In the wake of the high school shooting in Parkland, Florida, conversations again turned to the issue of controlling how individuals get weapons. Given what many believe is inaction on the part of national leaders on the matter of gun control, some are suggesting banks and payment facilitators could promote gun control in a non-legislative channel by limiting gun sellers’ ability to take payments. This from the New York Times:
What if the finance industry — credit card companies like Visa, Mastercard and American Express; credit card processors like First Data; and banks like JPMorgan Chase and Wells Fargo — were to effectively set new rules for the sales of guns in America?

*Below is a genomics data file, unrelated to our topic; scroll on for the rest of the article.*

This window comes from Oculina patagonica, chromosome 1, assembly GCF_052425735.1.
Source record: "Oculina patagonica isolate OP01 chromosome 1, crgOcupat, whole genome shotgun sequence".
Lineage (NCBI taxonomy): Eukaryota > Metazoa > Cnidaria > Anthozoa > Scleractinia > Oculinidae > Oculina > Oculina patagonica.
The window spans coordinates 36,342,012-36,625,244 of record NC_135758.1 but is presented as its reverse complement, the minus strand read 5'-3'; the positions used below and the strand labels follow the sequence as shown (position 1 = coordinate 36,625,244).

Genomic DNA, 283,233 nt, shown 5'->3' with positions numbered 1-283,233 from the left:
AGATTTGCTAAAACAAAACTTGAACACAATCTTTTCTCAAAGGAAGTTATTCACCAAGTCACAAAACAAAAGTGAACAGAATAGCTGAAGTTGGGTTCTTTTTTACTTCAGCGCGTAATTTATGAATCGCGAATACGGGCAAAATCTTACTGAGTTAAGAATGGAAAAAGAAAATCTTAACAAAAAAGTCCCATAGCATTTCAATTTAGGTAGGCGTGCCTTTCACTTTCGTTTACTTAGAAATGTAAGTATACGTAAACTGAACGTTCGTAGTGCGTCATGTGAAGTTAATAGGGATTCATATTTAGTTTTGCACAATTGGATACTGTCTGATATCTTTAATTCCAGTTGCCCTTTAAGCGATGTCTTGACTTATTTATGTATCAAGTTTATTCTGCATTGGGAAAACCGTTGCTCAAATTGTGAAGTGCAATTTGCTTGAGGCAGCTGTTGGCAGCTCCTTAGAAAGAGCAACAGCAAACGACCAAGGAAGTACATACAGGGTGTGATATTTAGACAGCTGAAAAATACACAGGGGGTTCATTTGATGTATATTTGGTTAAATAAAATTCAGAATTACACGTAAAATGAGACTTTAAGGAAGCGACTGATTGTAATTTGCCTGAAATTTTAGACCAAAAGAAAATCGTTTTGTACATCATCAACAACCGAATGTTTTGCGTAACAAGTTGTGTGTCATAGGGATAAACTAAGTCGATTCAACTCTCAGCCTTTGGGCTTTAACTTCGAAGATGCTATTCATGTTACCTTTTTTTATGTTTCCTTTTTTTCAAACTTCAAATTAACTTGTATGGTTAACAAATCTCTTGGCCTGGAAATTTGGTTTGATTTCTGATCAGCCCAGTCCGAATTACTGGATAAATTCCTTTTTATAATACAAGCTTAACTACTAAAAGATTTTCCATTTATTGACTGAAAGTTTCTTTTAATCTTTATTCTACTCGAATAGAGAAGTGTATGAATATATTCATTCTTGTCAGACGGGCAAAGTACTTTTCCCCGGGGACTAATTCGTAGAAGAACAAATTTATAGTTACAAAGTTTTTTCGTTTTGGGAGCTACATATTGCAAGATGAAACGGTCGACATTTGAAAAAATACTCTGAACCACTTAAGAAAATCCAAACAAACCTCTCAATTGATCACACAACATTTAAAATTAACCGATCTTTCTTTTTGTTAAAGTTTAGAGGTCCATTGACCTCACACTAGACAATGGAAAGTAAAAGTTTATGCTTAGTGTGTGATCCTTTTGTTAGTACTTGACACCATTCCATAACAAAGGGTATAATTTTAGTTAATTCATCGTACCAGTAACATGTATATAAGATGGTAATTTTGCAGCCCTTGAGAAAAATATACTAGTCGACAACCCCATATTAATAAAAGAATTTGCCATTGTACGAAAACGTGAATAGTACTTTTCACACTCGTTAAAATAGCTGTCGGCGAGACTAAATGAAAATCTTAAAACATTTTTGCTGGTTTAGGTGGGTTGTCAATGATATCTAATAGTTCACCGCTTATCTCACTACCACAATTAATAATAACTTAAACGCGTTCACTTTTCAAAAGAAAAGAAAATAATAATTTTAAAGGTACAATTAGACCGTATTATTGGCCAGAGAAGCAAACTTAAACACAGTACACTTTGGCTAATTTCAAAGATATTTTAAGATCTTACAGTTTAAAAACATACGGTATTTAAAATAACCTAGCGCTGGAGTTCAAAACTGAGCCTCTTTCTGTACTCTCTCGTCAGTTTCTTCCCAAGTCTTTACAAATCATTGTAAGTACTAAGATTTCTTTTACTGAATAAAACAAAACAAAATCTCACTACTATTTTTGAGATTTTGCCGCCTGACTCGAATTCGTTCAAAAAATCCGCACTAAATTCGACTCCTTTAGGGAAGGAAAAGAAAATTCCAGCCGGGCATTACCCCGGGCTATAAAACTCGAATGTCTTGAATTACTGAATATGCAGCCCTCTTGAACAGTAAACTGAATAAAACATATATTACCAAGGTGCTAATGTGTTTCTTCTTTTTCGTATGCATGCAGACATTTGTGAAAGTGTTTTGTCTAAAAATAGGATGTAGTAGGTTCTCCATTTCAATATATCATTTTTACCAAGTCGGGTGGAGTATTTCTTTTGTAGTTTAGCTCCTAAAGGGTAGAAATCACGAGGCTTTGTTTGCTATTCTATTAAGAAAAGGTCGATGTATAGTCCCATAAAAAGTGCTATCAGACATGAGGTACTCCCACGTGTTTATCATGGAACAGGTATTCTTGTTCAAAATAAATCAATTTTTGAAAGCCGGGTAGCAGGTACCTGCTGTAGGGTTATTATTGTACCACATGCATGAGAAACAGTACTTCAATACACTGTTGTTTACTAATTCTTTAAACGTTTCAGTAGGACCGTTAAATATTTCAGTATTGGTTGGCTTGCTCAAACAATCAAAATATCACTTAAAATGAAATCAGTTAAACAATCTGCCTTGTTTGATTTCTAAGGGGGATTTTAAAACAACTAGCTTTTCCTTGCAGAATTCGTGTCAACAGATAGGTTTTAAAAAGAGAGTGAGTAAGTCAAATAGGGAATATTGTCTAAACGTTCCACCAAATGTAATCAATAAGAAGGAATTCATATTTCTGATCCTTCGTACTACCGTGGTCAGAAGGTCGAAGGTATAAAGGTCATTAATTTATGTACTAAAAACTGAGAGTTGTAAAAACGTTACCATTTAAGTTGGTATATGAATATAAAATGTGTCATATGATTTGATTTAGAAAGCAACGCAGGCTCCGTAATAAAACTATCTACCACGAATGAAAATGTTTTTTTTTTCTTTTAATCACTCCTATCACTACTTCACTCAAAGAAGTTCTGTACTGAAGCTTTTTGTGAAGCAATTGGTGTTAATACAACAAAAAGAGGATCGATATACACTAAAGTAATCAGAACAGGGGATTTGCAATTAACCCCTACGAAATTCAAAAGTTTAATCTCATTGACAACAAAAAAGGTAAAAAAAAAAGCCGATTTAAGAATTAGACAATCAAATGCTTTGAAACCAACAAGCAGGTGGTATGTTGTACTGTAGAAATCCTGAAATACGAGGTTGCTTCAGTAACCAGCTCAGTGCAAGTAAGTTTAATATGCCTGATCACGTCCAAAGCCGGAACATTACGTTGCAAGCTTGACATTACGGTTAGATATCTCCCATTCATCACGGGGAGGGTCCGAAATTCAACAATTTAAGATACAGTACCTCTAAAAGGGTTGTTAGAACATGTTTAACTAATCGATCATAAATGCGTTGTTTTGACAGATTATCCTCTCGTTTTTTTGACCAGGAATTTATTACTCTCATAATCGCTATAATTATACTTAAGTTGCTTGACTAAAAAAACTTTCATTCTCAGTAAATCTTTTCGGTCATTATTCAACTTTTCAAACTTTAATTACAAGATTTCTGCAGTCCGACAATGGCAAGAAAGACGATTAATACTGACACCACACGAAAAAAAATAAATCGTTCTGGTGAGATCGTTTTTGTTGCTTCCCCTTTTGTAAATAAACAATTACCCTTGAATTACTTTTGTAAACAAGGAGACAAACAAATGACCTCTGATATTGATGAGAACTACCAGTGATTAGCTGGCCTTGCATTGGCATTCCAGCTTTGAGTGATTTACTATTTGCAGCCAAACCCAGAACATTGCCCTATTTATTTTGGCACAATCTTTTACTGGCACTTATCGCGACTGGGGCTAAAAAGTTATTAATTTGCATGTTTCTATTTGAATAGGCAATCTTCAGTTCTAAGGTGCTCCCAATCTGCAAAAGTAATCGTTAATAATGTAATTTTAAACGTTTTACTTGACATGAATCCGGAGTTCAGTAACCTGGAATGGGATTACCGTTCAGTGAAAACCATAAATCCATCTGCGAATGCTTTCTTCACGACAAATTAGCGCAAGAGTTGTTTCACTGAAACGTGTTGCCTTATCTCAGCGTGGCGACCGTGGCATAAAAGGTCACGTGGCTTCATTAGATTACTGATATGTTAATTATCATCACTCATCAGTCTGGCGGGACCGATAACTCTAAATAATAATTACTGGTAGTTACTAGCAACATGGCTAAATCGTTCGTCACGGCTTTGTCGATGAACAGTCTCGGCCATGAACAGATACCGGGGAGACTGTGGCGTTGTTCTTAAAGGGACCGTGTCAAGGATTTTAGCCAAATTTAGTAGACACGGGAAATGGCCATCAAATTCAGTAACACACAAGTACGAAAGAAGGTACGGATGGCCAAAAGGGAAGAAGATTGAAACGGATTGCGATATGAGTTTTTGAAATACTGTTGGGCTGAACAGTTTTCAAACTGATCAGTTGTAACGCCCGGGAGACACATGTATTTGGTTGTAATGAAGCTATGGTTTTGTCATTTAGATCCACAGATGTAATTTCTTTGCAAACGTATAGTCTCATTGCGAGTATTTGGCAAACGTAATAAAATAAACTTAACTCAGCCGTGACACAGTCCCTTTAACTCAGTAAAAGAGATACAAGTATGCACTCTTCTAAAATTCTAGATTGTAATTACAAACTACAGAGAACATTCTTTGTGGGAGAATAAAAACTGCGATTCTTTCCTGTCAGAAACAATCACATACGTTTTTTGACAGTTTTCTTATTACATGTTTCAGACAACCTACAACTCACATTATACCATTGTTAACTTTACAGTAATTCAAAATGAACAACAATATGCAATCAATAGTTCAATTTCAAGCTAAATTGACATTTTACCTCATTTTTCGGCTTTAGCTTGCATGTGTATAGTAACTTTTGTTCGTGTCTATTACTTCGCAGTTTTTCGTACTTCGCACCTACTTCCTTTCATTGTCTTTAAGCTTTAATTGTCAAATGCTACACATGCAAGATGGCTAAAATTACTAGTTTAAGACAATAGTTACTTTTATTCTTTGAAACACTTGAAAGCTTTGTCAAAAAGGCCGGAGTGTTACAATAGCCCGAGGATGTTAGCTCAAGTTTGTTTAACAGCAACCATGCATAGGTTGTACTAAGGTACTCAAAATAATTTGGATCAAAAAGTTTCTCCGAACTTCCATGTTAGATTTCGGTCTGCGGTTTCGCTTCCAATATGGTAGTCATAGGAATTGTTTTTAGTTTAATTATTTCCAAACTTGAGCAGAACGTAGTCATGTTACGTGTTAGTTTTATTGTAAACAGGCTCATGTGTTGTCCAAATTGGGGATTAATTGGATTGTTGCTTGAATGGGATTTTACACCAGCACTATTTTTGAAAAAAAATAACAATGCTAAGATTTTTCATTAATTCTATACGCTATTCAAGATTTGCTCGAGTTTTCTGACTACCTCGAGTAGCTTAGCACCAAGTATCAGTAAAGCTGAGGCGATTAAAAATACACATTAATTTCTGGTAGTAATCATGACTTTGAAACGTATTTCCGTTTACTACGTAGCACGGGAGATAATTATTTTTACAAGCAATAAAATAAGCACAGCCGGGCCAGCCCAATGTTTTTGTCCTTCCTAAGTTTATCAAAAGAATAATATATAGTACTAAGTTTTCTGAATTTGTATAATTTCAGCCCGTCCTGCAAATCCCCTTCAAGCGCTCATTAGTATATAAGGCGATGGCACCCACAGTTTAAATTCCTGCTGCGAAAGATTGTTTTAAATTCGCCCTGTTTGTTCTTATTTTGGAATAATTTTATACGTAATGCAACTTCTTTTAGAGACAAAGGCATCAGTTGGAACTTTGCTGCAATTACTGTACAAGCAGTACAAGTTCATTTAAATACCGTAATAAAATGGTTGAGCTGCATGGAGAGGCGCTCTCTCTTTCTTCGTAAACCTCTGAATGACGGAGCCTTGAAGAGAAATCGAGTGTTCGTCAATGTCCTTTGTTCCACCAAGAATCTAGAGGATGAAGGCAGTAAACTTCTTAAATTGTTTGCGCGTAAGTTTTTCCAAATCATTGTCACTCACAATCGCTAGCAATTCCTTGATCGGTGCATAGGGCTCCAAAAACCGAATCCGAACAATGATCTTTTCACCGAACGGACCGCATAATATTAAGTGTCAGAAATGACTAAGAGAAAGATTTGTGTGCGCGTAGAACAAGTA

Collectively, they have more leverage over the gun industry than any lawmaker. And it wouldn’t be hard for them to take a stand.
Advocates of this approach suggest that the banks and their payment processor partners could simply not provide services to those dealers who sell items like assault rifles, presumably through on-going, on site audits of dealers’ stock. This is not a panacea for this complex issue. In addition to some of the logistical aspects, the effectiveness also needs to be considered. Mastercard and Visa currently do not support cannabis sales, but that industry is flourishing without them. There is also a concern that if banking services are withheld, providers would then be a target for discrimination lawsuits:
Critics of using the finance industry to influence gun sales might argue that such a move would be discriminatory against gun retailers. But gun sellers are not a protected class, like age, race, gender, religion or even political affiliation. This would be a strictly commercial decision.
Overview by Sarah Grotta, Director, Debit and Alternative Products Advisory Service at Mercator Advisory Group
Read the quoted story here